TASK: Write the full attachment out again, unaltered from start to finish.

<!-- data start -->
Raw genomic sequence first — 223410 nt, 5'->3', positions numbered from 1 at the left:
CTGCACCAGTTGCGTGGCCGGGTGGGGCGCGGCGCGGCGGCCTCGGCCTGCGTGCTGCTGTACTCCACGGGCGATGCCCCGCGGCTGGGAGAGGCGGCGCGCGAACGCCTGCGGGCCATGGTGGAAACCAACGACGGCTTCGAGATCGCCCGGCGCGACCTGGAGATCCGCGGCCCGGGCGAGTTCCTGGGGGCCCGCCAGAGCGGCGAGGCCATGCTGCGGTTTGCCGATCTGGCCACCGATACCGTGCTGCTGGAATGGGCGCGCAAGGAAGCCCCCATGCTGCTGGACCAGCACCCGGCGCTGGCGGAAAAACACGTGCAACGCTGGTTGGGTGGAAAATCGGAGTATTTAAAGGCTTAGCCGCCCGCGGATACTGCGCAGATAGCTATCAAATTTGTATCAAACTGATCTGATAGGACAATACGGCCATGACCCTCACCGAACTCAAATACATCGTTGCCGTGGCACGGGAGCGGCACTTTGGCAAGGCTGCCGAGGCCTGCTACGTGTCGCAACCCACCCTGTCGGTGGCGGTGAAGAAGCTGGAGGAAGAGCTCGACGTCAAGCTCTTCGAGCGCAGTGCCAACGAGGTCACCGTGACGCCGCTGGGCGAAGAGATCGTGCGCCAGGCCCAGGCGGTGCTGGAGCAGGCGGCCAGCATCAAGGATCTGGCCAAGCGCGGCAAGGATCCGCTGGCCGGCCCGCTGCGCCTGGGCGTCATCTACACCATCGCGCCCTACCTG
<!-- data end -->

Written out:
Raw genomic sequence first — 223410 nt, 5'->3', positions numbered from 1 at the left:
CTGCACCAGTTGCGTGGCCGGGTGGGGCGCGGCGCGGCGGCCTCGGCCTGCGTGCTGCTGTACTCCACGGGCGATGCCCCGCGGCTGGGAGAGGCGGCGCGCGAACGCCTGCGGGCCATGGTGGAAACCAACGACGGCTTCGAGATCGCCCGGCGCGACCTGGAGATCCGCGGCCCGGGCGAGTTCCTGGGGGCCCGCCAGAGCGGCGAGGCCATGCTGCGGTTTGCCGATCTGGCCACCGATACCGTGCTGCTGGAATGGGCGCGCAAGGAAGCCCCCATGCTGCTGGACCAGCACCCGGCGCTGGCGGAAAAACACGTGCAACGCTGGTTGGGTGGAAAATCGGAGTATTTAAAGGCTTAGCCGCCCGCGGATACTGCGCAGATAGCTATCAAATTTGTATCAAACTGATCTGATAGGACAATACGGCCATGACCCTCACCGAACTCAAATACATCGTTGCCGTGGCACGGGAGCGGCACTTTGGCAAGGCTGCCGAGGCCTGCTACGTGTCGCAACCCACCCTGTCGGTGGCGGTGAAGAAGCTGGAGGAAGAGCTCGACGTCAAGCTCTTCGAGCGCAGTGCCAACGAGGTCACCGTGACGCCGCTGGGCGAAGAGATCGTGCGCCAGGCCCAGGCGGTGCTGGAGCAGGCGGCCAGCATCAAGGATCTGGCCAAGCGCGGCAAGGATCCGCTGGCCGGCCCGCTGCGCCTGGGCGTCATCTACACCATCGCGCCCTACCTG